Let’s face it, the internet has become a very insecure place. Internet users fear that their information is at risk. Adobe builds strong security capabilities into all of their products. They’ve partnered with respected industry standards organizations, such as the Open Web Application Security Project (OWASP) and the Software Assurance Forum for Excellence in Code (SAFECode). Adobe goal is to ensure that the latest security information and best practices are always your fingertips.

Here’s an example of Application Security in programs such as Acrobat , Adobe Reader and Adobe Flash Player.

  • Available as part of the free Adobe Reader X PDF viewer, Protected Mode limits the level of access to your system for all PDF files, safeguarding Windows desktops from malicious code that tries to write to the computer’s file system, delete files, or otherwise modify system information. Protected Mode is enabled by default whenever you launch Reader, reducing the risk of potential security threats on client systems via persistent malware.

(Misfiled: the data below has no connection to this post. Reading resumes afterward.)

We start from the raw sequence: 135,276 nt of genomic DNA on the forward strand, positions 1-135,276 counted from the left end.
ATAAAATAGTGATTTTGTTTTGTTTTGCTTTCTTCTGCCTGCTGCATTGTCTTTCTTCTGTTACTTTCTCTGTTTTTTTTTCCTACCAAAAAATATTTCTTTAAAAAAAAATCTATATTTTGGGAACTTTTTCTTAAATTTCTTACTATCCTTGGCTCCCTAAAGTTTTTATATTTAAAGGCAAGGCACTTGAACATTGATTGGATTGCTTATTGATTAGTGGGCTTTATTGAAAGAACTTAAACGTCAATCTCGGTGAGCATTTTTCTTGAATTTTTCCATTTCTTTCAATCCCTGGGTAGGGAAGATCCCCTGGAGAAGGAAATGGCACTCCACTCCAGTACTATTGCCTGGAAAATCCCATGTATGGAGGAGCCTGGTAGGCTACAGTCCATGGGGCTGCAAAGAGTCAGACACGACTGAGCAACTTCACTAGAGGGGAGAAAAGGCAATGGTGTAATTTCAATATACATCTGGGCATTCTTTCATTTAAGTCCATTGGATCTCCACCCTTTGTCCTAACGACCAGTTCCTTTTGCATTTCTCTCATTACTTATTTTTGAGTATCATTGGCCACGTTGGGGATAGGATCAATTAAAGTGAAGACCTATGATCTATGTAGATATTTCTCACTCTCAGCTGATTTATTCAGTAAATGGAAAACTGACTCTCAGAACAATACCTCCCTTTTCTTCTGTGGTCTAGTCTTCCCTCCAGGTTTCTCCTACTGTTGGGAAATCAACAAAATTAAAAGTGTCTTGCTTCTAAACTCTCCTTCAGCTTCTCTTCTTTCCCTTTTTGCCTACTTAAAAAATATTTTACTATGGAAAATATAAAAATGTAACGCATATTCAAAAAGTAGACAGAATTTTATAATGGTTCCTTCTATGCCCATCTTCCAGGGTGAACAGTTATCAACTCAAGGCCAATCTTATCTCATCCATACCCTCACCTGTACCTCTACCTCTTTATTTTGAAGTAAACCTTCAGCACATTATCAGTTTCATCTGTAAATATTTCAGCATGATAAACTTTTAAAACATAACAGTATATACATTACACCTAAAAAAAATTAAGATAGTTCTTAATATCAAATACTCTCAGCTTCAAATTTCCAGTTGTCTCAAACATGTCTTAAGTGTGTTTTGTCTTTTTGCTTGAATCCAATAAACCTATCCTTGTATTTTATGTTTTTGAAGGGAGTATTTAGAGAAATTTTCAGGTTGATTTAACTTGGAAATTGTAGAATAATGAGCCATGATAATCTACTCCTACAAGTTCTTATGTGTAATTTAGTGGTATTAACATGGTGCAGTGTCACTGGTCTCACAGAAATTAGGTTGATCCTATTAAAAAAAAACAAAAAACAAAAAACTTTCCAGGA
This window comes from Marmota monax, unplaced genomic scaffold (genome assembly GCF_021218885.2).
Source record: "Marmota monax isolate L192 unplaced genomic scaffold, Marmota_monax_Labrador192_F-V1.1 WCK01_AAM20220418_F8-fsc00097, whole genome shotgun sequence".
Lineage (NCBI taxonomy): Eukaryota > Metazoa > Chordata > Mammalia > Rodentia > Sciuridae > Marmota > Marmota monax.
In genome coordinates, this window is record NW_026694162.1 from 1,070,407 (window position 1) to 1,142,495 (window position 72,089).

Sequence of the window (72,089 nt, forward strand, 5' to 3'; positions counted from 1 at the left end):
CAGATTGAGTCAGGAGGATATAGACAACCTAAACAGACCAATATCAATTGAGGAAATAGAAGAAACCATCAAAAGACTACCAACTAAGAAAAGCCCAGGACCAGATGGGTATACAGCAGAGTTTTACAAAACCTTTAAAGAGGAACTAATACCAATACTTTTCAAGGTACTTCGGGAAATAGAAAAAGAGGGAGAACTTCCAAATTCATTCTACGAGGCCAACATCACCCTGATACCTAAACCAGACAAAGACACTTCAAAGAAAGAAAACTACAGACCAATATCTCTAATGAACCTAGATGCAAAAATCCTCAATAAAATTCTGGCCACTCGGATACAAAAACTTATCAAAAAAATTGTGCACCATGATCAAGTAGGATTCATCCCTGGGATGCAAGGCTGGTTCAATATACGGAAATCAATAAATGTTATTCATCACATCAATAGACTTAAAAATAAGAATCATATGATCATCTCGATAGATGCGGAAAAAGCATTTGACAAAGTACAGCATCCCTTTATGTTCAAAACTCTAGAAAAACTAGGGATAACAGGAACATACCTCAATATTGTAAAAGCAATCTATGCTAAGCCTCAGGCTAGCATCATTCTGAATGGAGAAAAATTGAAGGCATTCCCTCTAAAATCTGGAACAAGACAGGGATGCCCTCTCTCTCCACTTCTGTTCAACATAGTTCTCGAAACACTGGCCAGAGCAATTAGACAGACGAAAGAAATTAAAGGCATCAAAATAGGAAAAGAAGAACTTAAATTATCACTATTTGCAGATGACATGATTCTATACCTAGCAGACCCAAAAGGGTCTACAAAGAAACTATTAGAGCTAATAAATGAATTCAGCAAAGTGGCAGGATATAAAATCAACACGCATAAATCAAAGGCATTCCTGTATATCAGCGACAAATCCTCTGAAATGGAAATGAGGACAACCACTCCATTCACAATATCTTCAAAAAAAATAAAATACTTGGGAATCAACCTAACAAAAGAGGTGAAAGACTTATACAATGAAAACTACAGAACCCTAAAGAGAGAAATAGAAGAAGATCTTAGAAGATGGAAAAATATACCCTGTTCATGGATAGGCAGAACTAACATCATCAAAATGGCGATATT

• The Acrobat X Family now offers sophisticated and granular controls for managing JavaScript execution for both Windows and Mac OS machines. This flexible approach allows JavaScript to be used as a part of business workflows, while helping to protect users and systems. You can use the controls to: Turn the JavaScript engine on or off, Enable or disable JavaScript-invoked URLs, Disable specific JavaScript APIs using the Adobe JavaScript Blacklist Framework and Control the execution of high-privileged JavaScript, independently of other permissions.
  • Some of the Flash Player team’s privacy efforts are happening around a feature of Flash Player called “local storage”, often called local shared objects or local stored objects (LSOs), and sometimes incorrectly referred to as “Flash cookies”. Local storage is required functionality to provide the quality web experience you expect from today’s rich Internet applications (RIAs). It is used by a number of Web technologies, including Flash Player and similar plugin technologies, as well as browsers that support HTML5.

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